A Lush Garden Wedding at Nicollet Island Inn in Minneapolis, Minnesota

Julia “Connie” Milan (29 and a senior account manager) and Kent Gliadon (30 and owner of a landscape design company) knew of each other through mutual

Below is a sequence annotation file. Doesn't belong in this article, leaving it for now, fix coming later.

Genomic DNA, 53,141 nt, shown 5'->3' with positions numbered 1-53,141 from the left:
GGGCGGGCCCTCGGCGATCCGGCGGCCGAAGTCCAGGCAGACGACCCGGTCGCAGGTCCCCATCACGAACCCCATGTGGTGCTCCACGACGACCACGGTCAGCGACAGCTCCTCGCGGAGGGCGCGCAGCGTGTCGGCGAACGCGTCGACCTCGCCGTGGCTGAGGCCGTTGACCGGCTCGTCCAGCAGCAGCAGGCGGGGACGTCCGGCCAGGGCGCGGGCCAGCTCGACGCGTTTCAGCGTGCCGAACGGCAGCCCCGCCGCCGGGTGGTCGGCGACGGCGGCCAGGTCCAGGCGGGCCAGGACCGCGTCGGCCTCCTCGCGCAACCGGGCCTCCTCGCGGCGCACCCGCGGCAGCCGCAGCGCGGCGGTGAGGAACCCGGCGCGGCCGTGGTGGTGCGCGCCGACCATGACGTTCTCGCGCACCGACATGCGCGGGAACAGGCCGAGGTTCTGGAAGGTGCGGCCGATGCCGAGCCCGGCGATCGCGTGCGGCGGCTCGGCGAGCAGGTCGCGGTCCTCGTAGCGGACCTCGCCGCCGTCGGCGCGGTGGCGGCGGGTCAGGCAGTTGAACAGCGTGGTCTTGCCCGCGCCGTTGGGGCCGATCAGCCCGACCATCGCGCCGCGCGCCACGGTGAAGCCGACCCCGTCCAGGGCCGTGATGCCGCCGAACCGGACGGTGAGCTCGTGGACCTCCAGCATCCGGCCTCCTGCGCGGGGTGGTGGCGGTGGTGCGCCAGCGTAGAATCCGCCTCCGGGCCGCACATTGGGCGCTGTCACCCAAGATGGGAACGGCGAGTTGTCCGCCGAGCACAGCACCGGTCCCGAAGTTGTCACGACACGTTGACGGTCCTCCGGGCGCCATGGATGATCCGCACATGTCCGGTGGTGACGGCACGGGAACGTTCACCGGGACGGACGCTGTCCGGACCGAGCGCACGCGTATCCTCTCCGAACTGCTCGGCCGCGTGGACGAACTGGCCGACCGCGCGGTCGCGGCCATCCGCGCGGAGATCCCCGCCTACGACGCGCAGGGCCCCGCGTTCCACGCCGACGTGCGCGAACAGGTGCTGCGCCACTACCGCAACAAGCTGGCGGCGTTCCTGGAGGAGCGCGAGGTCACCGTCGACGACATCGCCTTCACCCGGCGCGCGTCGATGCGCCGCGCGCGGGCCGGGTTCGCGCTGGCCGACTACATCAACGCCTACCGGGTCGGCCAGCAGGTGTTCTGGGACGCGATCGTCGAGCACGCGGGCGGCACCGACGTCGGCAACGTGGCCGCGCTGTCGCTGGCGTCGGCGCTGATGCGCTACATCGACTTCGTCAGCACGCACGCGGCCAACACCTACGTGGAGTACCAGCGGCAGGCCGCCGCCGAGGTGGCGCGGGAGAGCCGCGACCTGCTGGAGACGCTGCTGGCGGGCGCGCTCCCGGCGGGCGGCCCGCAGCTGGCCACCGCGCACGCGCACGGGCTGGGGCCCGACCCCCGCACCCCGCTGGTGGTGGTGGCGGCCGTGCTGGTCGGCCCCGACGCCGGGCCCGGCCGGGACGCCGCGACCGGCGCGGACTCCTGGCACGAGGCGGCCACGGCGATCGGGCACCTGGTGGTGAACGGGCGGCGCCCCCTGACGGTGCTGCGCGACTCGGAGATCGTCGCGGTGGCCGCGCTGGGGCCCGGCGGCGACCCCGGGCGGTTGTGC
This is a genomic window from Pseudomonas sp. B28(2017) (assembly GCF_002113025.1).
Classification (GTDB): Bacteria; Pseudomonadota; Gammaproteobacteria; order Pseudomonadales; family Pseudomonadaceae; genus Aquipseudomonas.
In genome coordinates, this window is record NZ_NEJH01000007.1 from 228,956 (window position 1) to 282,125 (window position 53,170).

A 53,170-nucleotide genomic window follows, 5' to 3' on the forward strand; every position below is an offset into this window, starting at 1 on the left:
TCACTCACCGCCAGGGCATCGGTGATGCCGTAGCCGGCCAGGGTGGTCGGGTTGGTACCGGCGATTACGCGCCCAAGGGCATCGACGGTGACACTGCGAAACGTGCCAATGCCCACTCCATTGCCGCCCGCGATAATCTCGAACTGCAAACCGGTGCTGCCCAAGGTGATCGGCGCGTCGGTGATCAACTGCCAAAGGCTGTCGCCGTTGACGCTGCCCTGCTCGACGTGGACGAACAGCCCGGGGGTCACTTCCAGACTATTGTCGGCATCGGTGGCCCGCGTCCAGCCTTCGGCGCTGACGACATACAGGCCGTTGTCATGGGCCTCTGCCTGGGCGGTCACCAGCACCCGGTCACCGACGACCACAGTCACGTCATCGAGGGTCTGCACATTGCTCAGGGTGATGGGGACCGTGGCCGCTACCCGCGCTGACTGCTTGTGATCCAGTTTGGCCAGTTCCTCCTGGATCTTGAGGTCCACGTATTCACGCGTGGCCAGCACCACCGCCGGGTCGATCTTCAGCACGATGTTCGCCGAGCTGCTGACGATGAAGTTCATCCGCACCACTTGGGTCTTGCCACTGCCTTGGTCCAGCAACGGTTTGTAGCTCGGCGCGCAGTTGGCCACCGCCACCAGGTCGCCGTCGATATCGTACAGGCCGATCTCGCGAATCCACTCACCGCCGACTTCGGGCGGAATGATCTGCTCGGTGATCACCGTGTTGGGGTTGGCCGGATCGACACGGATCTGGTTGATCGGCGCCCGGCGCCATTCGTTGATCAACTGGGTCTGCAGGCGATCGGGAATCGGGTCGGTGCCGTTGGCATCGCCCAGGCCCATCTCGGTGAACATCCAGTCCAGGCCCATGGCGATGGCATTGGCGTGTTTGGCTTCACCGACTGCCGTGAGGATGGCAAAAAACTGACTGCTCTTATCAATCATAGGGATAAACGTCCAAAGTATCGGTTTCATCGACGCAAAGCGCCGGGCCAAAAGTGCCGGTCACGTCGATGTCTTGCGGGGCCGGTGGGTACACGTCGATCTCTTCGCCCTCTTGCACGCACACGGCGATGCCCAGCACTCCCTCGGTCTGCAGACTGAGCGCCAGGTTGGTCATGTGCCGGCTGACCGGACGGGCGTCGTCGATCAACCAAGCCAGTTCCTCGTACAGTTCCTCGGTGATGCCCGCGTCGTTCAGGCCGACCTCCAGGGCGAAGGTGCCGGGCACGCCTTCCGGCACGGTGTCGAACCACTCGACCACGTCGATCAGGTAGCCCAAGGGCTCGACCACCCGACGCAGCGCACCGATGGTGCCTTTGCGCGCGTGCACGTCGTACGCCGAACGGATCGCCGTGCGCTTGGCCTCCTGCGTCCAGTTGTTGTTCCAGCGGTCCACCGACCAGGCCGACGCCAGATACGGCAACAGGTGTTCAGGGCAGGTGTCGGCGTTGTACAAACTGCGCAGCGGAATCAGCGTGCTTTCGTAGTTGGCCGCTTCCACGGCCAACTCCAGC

Julia “Connie” Milan (29 and a senior account manager) and Kent Gliadon (30 and owner of a landscape design company) knew of each other through mutual friends but didn't meet until they were on the rooftop at Stella’s in Uptown Minneapolis. They hit it off, dated for six years and got engaged. When they started planning their wedding, Connie didn't know a lot about Minnesota venues. She wanted to get married outdoors, surrounded by trees, flowers and water, “but I never imagined what I would find at Nicollet Island Inn,” she says. After seeing photos of the Minneapolis venue online, “I knew right then I didn’t need to look any further,” Connie says. The couple went with a red and pink floral theme, fitting because Kent owns a landscape design company and Connie enjoys making succulent arrangements. Some unexpected elements included a nine-foot custom-built cedar arbor for the ceremony, 11-foot columnar birch trees brought inside the venue to carry the outdoors feeling indoors and a four-by-eight-foot flower wall doubling as a photo booth backdrop. (To save costs, they decorated with zinnias and hydrangeas grown in the their garden, along with Connie's parents' and the florist's gardens.) The cake featured gold-leaf effects, along with additional succulents, and the videographer created a same-day wedding video to share with guests. “Rob Kopp is such an incredibly talented videographer,” Connie says. “Artistic touches, combined with his eye for just the right angle and movement of the video, made our same-day edit better than I could have imagined.” Every guest received a special keepsake to remember the day—a three-inch succulent as a place card and a favor, lovingly made by the couple. Throughout the wedding-planning process, Connie and Kent never lost sight of the big picture. “Remember, at the end of the day, this is about you two joining your lives together and everyone else coming to share in the celebration,” Connie says. Try to savor it. “This day will go faster than you imagined.” —Chrissy Sorenson